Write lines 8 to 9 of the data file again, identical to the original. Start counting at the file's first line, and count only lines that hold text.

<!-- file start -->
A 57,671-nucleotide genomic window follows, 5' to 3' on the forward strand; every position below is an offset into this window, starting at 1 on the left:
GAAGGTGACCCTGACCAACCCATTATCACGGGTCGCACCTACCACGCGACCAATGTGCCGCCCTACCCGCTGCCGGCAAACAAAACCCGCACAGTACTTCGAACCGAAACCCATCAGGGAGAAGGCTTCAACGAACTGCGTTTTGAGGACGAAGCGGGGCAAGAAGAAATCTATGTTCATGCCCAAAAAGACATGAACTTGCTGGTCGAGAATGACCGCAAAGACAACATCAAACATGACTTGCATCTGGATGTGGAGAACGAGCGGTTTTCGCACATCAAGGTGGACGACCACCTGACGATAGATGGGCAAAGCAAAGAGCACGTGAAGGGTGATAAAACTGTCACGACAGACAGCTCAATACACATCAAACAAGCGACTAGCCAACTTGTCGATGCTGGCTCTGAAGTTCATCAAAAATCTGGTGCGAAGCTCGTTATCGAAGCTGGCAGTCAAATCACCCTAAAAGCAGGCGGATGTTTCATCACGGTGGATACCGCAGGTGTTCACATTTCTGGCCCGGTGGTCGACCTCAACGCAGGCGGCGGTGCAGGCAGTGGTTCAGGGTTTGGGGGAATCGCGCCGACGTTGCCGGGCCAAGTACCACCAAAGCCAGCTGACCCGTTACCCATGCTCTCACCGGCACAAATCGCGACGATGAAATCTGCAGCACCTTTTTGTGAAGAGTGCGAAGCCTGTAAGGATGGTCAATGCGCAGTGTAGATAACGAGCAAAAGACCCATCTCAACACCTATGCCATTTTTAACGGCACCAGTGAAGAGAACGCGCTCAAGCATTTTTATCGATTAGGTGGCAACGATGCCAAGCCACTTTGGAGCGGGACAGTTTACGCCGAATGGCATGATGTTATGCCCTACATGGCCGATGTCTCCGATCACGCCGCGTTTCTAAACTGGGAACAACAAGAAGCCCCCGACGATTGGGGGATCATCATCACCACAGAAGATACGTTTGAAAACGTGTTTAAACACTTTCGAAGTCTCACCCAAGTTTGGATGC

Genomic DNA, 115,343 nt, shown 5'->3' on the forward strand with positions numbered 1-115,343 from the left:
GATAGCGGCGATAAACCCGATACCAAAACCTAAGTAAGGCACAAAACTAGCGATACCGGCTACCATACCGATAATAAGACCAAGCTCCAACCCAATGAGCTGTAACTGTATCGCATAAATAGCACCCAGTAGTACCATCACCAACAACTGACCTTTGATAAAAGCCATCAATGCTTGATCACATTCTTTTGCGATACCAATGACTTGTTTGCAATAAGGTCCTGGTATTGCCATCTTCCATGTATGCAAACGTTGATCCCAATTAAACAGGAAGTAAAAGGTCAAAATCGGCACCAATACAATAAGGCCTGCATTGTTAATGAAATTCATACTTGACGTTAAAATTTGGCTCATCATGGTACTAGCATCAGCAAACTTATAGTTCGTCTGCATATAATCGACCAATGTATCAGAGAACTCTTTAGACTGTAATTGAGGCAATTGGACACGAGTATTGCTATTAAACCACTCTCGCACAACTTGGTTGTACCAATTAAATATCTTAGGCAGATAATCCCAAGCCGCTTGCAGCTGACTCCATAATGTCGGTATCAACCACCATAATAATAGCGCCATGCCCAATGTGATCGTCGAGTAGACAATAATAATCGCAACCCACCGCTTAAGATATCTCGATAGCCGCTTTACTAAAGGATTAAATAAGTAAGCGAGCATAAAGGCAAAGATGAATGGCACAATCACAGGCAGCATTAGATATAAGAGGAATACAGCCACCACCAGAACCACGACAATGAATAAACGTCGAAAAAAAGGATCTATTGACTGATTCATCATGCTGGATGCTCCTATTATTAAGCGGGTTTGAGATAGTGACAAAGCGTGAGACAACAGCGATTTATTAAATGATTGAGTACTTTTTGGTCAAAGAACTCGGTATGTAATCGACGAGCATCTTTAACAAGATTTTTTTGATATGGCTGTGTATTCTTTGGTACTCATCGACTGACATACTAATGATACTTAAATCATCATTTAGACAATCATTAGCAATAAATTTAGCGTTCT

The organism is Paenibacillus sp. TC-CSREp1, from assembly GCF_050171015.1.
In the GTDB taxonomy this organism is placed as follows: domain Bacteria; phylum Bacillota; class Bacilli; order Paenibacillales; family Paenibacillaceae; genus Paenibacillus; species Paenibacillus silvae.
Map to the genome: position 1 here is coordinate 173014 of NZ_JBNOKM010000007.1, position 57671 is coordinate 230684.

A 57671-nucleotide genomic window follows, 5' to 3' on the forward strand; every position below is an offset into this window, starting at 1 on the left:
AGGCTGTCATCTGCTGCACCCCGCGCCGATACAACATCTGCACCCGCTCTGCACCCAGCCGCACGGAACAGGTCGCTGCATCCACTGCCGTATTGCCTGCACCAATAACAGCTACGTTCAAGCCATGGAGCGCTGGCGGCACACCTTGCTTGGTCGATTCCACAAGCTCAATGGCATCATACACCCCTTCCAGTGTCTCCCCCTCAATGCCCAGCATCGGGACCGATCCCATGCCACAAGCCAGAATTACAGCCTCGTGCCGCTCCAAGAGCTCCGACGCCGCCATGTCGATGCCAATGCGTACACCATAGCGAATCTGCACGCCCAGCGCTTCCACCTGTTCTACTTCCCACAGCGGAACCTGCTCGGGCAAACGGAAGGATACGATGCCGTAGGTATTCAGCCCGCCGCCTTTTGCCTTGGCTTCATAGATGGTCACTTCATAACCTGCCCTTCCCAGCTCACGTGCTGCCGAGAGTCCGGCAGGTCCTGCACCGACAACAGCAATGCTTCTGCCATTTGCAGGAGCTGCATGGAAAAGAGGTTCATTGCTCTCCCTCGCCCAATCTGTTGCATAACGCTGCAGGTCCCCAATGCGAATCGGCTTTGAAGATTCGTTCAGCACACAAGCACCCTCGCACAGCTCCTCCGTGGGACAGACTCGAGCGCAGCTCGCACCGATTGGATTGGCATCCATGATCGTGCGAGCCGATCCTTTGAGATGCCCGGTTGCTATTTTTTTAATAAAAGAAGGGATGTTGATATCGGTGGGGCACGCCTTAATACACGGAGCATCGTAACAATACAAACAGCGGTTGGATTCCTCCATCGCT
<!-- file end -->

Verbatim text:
A 57671-nucleotide genomic window follows, 5' to 3' on the forward strand; every position below is an offset into this window, starting at 1 on the left:
AGGCTGTCATCTGCTGCACCCCGCGCCGATACAACATCTGCACCCGCTCTGCACCCAGCCGCACGGAACAGGTCGCTGCATCCACTGCCGTATTGCCTGCACCAATAACAGCTACGTTCAAGCCATGGAGCGCTGGCGGCACACCTTGCTTGGTCGATTCCACAAGCTCAATGGCATCATACACCCCTTCCAGTGTCTCCCCCTCAATGCCCAGCATCGGGACCGATCCCATGCCACAAGCCAGAATTACAGCCTCGTGCCGCTCCAAGAGCTCCGACGCCGCCATGTCGATGCCAATGCGTACACCATAGCGAATCTGCACGCCCAGCGCTTCCACCTGTTCTACTTCCCACAGCGGAACCTGCTCGGGCAAACGGAAGGATACGATGCCGTAGGTATTCAGCCCGCCGCCTTTTGCCTTGGCTTCATAGATGGTCACTTCATAACCTGCCCTTCCCAGCTCACGTGCTGCCGAGAGTCCGGCAGGTCCTGCACCGACAACAGCAATGCTTCTGCCATTTGCAGGAGCTGCATGGAAAAGAGGTTCATTGCTCTCCCTCGCCCAATCTGTTGCATAACGCTGCAGGTCCCCAATGCGAATCGGCTTTGAAGATTCGTTCAGCACACAAGCACCCTCGCACAGCTCCTCCGTGGGACAGACTCGAGCGCAGCTCGCACCGATTGGATTGGCATCCATGATCGTGCGAGCCGATCCTTTGAGATGCCCGGTTGCTATTTTTTTAATAAAAGAAGGGATGTTGATATCGGTGGGGCACGCCTTAATACACGGAGCATCGTAACAATACAAACAGCGGTTGGATTCCTCCATCGCT